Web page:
When he was convicted last year of felony “attempt to program” (he’d made the mistake of using a voice logon instead of a mouse), his mother did what so many Moms did and agreed to serve the time for her child. Three squares and financial assistance for the child to relocate to a foster parent was a tough bargain to pass up. It was all part of the penal system’s cost-saving measures. Older people incarcerated meant fewer years to pay for.

He never met his foster parents. He just stayed with his uncle. His uncle traveled as a missionary all the time, so Nate was left to his own devices. He went to school everyday because there wasn’t anything else to do.

Even though it would have violated his probation, he wished his uncle’s computer wasn’t just standalone.
He hadn’t visited the courthouse for several weeks, so it was a surprise when they told him she had already been cremated. She died the victim of some accident or something. He didn’t understand what they were telling him. At their insistence, he signed some things (“Just forge your uncle’s signature, kid. You don’t want the hassle of a formal death inquiry and neither do we, right? Right!”) and then they gave him the URL of where her memorial web site was to be located. Back home that night, he turned his uncle’s computer on to finish some homework. It wasn’t until the computer chimed on (“Jingle Bells”) that he began to cry.
Even after auctioning off his uncle’s house online, it would be several months before he could get the equipment he needed. Most of it had to be imported. Then he could get back online to say goodbye to Mom properly.

#

6am XMAS 2056
NBoY had his network humming full-tilt. His cluster of Xyramids with parallel transquantum processors (TQP) were devoting thousands of petaflops toward cracking the necessary keys. The glow of the technology filled his efficiency apartment. He absentmindedly scratched the scar where the GPS wristimplant had once been.
The Online Lottery was sponsored by the government. “Every Day Is Christmas” it was called. You bought a ticket via email and you tuned into the web to see the numbers roll by. The winner each night became rich. At least, that’s what the website said. But in fact, no one had ever met a winner. So, MamazNBoy decided to find out if the game was rigged.
Like the way his life had been.

NBoy didn’t bother buying a ticket. After a long wait, his cluster’s admin plascreen finally indicated that he was in.

Once he was logged into a MS/USA server, it was just a matter of time before he had root access. NBoY paused and wiped the sweat from his forehead. Then he stopped and moved to another terminal to check Mom’s site and to see what news his online robots had gathered. He knew this was foolish. Once inside, he should immediately delete the log files and insert a backdoor so that he could always regain access.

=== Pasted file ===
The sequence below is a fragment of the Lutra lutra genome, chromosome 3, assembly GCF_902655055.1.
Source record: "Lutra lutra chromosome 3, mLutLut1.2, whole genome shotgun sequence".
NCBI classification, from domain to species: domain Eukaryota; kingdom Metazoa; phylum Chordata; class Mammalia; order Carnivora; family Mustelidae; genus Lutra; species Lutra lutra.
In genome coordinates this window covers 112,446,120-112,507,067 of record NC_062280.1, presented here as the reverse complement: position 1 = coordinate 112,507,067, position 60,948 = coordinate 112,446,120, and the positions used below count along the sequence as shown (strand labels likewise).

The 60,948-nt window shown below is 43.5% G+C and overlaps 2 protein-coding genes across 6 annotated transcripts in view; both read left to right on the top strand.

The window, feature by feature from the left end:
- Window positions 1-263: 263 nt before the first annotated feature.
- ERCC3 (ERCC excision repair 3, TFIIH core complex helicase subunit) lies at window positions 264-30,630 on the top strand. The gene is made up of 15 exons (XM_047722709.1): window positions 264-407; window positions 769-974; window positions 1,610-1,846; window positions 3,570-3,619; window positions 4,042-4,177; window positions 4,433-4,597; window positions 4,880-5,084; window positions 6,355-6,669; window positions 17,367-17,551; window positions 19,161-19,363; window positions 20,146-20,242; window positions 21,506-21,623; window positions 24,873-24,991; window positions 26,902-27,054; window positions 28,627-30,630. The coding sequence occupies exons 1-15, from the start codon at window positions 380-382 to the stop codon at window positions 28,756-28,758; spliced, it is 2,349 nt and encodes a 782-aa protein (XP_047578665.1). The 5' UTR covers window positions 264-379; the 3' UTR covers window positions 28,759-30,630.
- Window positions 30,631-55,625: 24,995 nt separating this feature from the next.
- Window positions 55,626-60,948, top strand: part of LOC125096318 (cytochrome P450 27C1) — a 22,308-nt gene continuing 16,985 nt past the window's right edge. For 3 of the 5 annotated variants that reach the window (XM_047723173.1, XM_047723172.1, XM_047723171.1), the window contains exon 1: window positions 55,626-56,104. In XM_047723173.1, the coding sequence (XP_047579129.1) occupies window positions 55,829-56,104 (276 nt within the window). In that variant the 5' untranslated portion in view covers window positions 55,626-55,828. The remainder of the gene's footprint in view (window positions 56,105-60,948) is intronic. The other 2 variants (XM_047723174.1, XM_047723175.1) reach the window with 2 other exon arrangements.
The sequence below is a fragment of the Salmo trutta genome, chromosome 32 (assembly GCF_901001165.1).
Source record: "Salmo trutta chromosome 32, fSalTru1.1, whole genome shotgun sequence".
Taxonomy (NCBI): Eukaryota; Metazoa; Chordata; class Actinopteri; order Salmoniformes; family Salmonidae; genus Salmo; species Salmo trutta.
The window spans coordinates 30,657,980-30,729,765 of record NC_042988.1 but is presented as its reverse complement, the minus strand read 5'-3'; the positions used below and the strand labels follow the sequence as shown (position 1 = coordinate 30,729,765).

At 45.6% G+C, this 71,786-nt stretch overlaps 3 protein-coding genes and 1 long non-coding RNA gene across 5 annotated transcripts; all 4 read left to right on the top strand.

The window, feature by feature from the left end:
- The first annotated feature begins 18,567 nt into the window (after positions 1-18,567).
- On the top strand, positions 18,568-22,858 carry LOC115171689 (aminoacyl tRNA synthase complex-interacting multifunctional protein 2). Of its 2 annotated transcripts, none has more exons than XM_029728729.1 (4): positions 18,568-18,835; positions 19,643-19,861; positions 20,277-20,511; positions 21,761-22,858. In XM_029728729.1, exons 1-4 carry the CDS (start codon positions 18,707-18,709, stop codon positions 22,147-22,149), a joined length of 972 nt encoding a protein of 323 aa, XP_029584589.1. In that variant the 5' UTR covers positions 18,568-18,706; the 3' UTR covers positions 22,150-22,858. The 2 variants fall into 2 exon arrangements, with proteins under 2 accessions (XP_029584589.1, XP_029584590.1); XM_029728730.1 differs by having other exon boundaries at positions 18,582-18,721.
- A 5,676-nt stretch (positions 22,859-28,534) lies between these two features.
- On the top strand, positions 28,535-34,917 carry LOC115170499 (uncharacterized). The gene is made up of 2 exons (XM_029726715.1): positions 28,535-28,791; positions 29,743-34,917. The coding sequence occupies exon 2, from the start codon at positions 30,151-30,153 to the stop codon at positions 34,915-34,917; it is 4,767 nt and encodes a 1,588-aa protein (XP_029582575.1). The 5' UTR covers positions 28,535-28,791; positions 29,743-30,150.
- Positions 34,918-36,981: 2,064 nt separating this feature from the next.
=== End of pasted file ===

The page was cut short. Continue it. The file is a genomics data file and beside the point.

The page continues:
But he was heady with the moment. In a sense, he had been preparing for this all his life.

In his very first crack, back when he was just a kid, he created online robot programs that had interfaced with several local government and school servers. To this day, no one had ever detected those robots.
Over the years they had told him of any new developments concerning certain people that he liked to keep tabs on: classmates that used to pick on him, local juvie law enforcement workers (and their families), and so on. Whenever they rented a movie or bought groceries. When they traveled out of state or upgraded their computer. When their car was in the shop. Whatever. He knew about it.

But he had never before acted on the information.

In the Fed’s Emergency Listserv Forum (ELF) server that he now controlled, so many subdirectories weren’t password protected that he started to just browse. In LISTFILEDEVFORM\\C:\WINDOWS\Profiles\AllChi~1, in a file simply called “List”, is where he finally found his dream.

A simple GUI that showed a map of the United States. Select a State, click on a Town. You’d get a list of names. After he spent a while browsing he realized that the names were all children. In fact, as near as MamazNBoY could tell, it was a list of every child in the continental states.
Every one denoted with one of two labels beside the name: “naughty” or “nice”.

Was this some kind of joke? Was this server a honeypot after all? Would the Feds soon be knocking down his door as they’d done last year?

Simple enough to find out.

He looked up his own name and saw that he was listed as a “naughty”. Well, it looked like he had some work to do. The first year, everyone would win. That should get their attention. After that, he could start to pick and choose…

#

To: All ELF Employees
From: Central Services
Subject: Emergency Event Notice: LISTFILEDEVFORM Outage Today
{12/24/61}
Importance: High

OF INTEREST TO:
All support and technical staff

WHAT/WHEN:
Today Friday December 24, 2061 at 10pm there will be an
emergency restart of the server LISTFILEDEVFORM

WHY:
This is being done to resolve an ongoing problem. Santa is back, folks.

Continue reading “Checking It Twice”